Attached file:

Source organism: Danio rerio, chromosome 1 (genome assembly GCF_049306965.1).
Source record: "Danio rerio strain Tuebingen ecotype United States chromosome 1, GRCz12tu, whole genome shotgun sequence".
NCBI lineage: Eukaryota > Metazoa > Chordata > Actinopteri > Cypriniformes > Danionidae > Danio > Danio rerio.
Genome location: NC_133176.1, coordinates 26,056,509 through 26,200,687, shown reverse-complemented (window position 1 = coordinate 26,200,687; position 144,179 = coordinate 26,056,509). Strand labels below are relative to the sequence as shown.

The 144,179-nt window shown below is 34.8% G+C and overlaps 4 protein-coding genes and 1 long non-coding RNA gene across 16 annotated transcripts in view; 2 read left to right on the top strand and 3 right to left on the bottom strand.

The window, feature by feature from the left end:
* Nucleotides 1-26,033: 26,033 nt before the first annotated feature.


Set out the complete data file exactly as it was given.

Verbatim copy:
Source organism: Danio rerio, chromosome 1 (genome assembly GCF_049306965.1).
Source record: "Danio rerio strain Tuebingen ecotype United States chromosome 1, GRCz12tu, whole genome shotgun sequence".
NCBI lineage: Eukaryota > Metazoa > Chordata > Actinopteri > Cypriniformes > Danionidae > Danio > Danio rerio.
Genome location: NC_133176.1, coordinates 26,056,509 through 26,200,687, shown reverse-complemented (window position 1 = coordinate 26,200,687; position 144,179 = coordinate 26,056,509). Strand labels below are relative to the sequence as shown.

The 144,179-nt window shown below is 34.8% G+C and overlaps 4 protein-coding genes and 1 long non-coding RNA gene across 16 annotated transcripts in view; 2 read left to right on the top strand and 3 right to left on the bottom strand.

The window, feature by feature from the left end:
* Nucleotides 1-26,033: 26,033 nt before the first annotated feature.